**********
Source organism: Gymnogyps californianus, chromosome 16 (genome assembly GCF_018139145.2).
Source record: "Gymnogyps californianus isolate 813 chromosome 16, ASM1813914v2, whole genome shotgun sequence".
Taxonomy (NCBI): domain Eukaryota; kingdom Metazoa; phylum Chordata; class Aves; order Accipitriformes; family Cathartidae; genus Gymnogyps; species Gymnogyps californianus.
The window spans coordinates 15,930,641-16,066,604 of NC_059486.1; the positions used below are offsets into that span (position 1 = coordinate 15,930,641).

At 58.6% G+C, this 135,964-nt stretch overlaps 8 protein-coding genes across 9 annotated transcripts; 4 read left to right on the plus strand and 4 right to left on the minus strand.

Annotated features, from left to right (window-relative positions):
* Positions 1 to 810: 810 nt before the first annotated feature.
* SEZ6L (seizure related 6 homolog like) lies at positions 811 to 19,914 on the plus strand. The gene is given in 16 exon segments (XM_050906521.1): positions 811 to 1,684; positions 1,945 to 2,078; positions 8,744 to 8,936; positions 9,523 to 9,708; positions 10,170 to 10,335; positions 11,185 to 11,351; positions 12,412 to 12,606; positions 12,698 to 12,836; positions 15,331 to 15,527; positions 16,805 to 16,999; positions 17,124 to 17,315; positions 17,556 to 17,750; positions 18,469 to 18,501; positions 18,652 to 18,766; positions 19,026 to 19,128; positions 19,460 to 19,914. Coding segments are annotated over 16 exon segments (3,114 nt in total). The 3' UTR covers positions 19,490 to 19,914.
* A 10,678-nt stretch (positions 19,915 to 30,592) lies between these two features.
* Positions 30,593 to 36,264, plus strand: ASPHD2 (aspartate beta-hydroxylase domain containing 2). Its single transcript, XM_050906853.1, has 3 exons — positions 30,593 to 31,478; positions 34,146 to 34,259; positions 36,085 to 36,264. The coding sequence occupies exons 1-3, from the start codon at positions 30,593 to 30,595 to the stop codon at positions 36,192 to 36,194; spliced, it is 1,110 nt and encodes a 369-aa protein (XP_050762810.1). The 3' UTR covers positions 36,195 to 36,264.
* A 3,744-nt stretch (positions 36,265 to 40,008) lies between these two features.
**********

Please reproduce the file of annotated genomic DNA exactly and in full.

Source organism: Gymnogyps californianus, chromosome 16 (genome assembly GCF_018139145.2).
Source record: "Gymnogyps californianus isolate 813 chromosome 16, ASM1813914v2, whole genome shotgun sequence".
Taxonomy (NCBI): domain Eukaryota; kingdom Metazoa; phylum Chordata; class Aves; order Accipitriformes; family Cathartidae; genus Gymnogyps; species Gymnogyps californianus.
The window spans coordinates 15,930,641-16,066,604 of NC_059486.1; the positions used below are offsets into that span (position 1 = coordinate 15,930,641).

At 58.6% G+C, this 135,964-nt stretch overlaps 8 protein-coding genes across 9 annotated transcripts; 4 read left to right on the plus strand and 4 right to left on the minus strand.

Annotated features, from left to right (window-relative positions):
* Positions 1 to 810: 810 nt before the first annotated feature.
* SEZ6L (seizure related 6 homolog like) lies at positions 811 to 19,914 on the plus strand. The gene is given in 16 exon segments (XM_050906521.1): positions 811 to 1,684; positions 1,945 to 2,078; positions 8,744 to 8,936; positions 9,523 to 9,708; positions 10,170 to 10,335; positions 11,185 to 11,351; positions 12,412 to 12,606; positions 12,698 to 12,836; positions 15,331 to 15,527; positions 16,805 to 16,999; positions 17,124 to 17,315; positions 17,556 to 17,750; positions 18,469 to 18,501; positions 18,652 to 18,766; positions 19,026 to 19,128; positions 19,460 to 19,914. Coding segments are annotated over 16 exon segments (3,114 nt in total). The 3' UTR covers positions 19,490 to 19,914.
* A 10,678-nt stretch (positions 19,915 to 30,592) lies between these two features.
* Positions 30,593 to 36,264, plus strand: ASPHD2 (aspartate beta-hydroxylase domain containing 2). Its single transcript, XM_050906853.1, has 3 exons — positions 30,593 to 31,478; positions 34,146 to 34,259; positions 36,085 to 36,264. The coding sequence occupies exons 1-3, from the start codon at positions 30,593 to 30,595 to the stop codon at positions 36,192 to 36,194; spliced, it is 1,110 nt and encodes a 369-aa protein (XP_050762810.1). The 3' UTR covers positions 36,195 to 36,264.
* A 3,744-nt stretch (positions 36,265 to 40,008) lies between these two features.